As we head to Richmond this weekend, the most competitive Chase race in history will feature 11 drivers in a quest for the final eight spots in the 12-car field. With just 105 points separating fifth-place
Indeed, it appears the competition between the sport's top teams has evened out after being heavily skewed towards a select few in 2008. Through 25 races last year,
But in 12 months, the sport's balance of power has evened out. Once the smoke clears on Saturday night at Richmond, the series could have a record eight organizations in the Chase for the first time in history (Stewart-Haas, Hendrick, Roush Fenway, Gibbs, Earnhardt Ganassi,
The parity extends to the men behind the wheel, as
Spreading the wealth on Victory Lane has also gone far beyond the guys competing for a spot in the Chase. This year has seen a single-car team win for the first time since 2003 (Phoenix Racing), while three organizations (Phoenix,
Certainly, the excitement has been muted due to the way some of these drivers have won. (Keselowski prevailed at a restrictor plate race, with engine restrictions evening out the competition, while Reutimann and Logano got a boost from Mother Nature in rain-shortened races). But when we look at the record books a year from now, their names will be etched in stone on the all-time victories list. It's far better than seeing the same driver pull into Victory Lane week after week ... right?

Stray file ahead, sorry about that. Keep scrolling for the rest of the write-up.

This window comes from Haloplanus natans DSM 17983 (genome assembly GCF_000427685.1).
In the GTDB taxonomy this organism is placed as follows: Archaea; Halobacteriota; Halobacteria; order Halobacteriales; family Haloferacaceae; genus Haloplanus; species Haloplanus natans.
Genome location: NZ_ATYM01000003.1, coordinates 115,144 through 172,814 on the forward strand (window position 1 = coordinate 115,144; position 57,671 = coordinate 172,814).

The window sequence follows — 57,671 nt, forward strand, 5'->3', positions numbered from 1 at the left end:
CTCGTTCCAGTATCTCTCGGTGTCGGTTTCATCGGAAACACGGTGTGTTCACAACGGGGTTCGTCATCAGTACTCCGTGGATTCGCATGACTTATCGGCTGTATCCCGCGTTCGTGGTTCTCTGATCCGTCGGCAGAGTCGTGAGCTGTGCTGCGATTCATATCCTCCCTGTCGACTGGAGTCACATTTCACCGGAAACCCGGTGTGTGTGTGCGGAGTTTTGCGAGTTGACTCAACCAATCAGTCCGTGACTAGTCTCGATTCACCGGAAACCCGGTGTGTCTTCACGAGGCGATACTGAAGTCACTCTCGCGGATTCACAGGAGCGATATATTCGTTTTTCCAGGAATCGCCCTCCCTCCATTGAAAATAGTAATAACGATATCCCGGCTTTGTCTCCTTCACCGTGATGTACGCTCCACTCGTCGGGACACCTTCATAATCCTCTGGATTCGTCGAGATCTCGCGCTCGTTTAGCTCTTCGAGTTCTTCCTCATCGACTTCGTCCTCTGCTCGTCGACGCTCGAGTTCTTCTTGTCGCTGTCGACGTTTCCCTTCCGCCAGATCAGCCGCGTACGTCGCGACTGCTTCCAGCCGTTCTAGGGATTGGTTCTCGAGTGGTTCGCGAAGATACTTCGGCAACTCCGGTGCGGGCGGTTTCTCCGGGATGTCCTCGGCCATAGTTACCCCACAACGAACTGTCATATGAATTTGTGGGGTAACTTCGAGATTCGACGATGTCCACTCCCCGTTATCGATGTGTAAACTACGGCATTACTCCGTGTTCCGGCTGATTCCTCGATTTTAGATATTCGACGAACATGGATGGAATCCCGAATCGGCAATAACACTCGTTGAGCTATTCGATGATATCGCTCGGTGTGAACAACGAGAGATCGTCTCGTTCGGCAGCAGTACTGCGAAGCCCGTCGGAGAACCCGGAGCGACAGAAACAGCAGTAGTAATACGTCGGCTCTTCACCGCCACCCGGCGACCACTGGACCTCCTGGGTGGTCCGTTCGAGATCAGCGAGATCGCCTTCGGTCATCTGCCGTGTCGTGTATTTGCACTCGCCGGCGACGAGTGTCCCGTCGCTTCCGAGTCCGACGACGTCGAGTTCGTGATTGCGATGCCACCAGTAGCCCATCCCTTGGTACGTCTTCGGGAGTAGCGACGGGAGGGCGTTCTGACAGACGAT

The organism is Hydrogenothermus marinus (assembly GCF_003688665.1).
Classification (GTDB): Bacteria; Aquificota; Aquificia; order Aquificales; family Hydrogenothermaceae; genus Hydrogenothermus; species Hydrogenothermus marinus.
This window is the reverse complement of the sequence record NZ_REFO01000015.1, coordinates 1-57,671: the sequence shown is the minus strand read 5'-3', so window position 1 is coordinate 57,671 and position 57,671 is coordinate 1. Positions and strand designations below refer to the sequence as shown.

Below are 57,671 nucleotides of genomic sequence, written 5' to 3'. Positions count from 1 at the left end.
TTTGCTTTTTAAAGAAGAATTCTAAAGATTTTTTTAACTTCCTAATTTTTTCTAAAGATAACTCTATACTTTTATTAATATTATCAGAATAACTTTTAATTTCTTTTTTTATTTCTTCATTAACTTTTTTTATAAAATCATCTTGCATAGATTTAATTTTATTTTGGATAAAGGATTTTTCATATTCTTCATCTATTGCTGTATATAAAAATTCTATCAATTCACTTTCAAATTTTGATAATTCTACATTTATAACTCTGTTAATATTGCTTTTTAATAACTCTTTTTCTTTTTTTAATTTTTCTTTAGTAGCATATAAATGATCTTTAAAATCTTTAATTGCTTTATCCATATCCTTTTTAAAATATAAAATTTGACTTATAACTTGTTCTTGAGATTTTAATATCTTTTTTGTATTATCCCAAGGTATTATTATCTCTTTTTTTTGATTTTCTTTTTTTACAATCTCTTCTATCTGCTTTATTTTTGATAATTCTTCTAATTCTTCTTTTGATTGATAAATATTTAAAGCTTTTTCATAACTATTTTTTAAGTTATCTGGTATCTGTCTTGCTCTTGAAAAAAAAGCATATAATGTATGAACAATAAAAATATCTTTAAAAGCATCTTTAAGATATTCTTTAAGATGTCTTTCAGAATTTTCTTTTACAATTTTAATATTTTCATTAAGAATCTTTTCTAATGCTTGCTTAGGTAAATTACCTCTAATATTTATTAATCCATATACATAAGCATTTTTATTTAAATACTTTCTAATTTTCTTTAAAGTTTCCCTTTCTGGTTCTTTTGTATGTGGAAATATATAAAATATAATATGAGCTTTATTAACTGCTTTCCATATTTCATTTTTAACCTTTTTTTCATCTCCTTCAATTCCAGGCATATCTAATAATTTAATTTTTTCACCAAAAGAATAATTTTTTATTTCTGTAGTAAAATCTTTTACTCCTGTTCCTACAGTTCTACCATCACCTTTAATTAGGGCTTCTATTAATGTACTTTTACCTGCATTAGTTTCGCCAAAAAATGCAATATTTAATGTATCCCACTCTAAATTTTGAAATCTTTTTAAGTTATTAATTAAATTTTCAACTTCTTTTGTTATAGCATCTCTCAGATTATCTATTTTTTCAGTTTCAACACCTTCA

Those same fresh faces should extend into the 12-car Chase field.
In the past, these bubble battles to make the postseason have had minimal impact, as the title favorites were those who clinched weeks ago. But during this unique season, Hamlin is the only driver in the top 5 in points with finishes of 10th or better the last five races. The other three already holding a spot (
Clearly, this year's Sprint Cup season has been far from perfect: the half-dozen teams who start-and-park each week,